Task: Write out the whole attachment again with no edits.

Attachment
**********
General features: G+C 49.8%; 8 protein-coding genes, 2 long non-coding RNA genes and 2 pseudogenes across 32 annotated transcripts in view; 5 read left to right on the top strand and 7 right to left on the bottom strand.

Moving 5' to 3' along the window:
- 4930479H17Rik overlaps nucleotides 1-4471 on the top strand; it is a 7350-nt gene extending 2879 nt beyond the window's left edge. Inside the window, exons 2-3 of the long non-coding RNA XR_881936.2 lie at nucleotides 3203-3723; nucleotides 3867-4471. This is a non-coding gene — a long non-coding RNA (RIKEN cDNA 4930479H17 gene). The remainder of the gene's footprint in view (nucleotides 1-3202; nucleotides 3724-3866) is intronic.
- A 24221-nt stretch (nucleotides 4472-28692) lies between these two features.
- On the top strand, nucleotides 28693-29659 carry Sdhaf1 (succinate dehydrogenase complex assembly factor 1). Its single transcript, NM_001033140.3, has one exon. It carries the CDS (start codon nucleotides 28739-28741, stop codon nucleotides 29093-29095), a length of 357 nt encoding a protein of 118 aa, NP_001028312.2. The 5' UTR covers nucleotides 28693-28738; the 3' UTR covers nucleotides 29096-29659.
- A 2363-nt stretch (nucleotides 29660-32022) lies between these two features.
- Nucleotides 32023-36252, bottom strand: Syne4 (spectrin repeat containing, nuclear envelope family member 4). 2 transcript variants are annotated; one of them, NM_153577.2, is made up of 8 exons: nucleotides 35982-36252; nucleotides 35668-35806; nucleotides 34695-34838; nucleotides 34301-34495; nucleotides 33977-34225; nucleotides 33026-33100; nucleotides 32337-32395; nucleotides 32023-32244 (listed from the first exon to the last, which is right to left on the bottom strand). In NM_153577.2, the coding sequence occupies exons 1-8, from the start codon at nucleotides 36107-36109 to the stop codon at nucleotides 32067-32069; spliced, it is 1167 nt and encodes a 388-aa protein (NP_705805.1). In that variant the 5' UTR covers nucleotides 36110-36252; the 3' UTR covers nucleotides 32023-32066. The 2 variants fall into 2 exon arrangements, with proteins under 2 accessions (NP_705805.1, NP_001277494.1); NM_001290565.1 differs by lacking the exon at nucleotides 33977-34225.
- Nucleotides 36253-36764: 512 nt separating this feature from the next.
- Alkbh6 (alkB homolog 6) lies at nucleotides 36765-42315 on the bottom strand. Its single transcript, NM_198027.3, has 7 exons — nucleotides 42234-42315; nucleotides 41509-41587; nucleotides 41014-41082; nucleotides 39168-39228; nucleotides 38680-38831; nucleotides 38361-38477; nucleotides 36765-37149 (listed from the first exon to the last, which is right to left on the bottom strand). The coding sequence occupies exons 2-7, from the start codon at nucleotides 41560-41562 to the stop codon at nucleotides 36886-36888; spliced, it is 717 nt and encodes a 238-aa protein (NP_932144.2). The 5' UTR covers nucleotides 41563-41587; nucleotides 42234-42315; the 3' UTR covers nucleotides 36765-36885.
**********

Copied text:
General features: G+C 49.8%; 8 protein-coding genes, 2 long non-coding RNA genes and 2 pseudogenes across 32 annotated transcripts in view; 5 read left to right on the top strand and 7 right to left on the bottom strand.

Moving 5' to 3' along the window:
- 4930479H17Rik overlaps nucleotides 1-4471 on the top strand; it is a 7350-nt gene extending 2879 nt beyond the window's left edge. Inside the window, exons 2-3 of the long non-coding RNA XR_881936.2 lie at nucleotides 3203-3723; nucleotides 3867-4471. This is a non-coding gene — a long non-coding RNA (RIKEN cDNA 4930479H17 gene). The remainder of the gene's footprint in view (nucleotides 1-3202; nucleotides 3724-3866) is intronic.
- A 24221-nt stretch (nucleotides 4472-28692) lies between these two features.
- On the top strand, nucleotides 28693-29659 carry Sdhaf1 (succinate dehydrogenase complex assembly factor 1). Its single transcript, NM_001033140.3, has one exon. It carries the CDS (start codon nucleotides 28739-28741, stop codon nucleotides 29093-29095), a length of 357 nt encoding a protein of 118 aa, NP_001028312.2. The 5' UTR covers nucleotides 28693-28738; the 3' UTR covers nucleotides 29096-29659.
- A 2363-nt stretch (nucleotides 29660-32022) lies between these two features.
- Nucleotides 32023-36252, bottom strand: Syne4 (spectrin repeat containing, nuclear envelope family member 4). 2 transcript variants are annotated; one of them, NM_153577.2, is made up of 8 exons: nucleotides 35982-36252; nucleotides 35668-35806; nucleotides 34695-34838; nucleotides 34301-34495; nucleotides 33977-34225; nucleotides 33026-33100; nucleotides 32337-32395; nucleotides 32023-32244 (listed from the first exon to the last, which is right to left on the bottom strand). In NM_153577.2, the coding sequence occupies exons 1-8, from the start codon at nucleotides 36107-36109 to the stop codon at nucleotides 32067-32069; spliced, it is 1167 nt and encodes a 388-aa protein (NP_705805.1). In that variant the 5' UTR covers nucleotides 36110-36252; the 3' UTR covers nucleotides 32023-32066. The 2 variants fall into 2 exon arrangements, with proteins under 2 accessions (NP_705805.1, NP_001277494.1); NM_001290565.1 differs by lacking the exon at nucleotides 33977-34225.
- Nucleotides 36253-36764: 512 nt separating this feature from the next.
- Alkbh6 (alkB homolog 6) lies at nucleotides 36765-42315 on the bottom strand. Its single transcript, NM_198027.3, has 7 exons — nucleotides 42234-42315; nucleotides 41509-41587; nucleotides 41014-41082; nucleotides 39168-39228; nucleotides 38680-38831; nucleotides 38361-38477; nucleotides 36765-37149 (listed from the first exon to the last, which is right to left on the bottom strand). The coding sequence occupies exons 2-7, from the start codon at nucleotides 41560-41562 to the stop codon at nucleotides 36886-36888; spliced, it is 717 nt and encodes a 238-aa protein (NP_932144.2). The 5' UTR covers nucleotides 41563-41587; nucleotides 42234-42315; the 3' UTR covers nucleotides 36765-36885.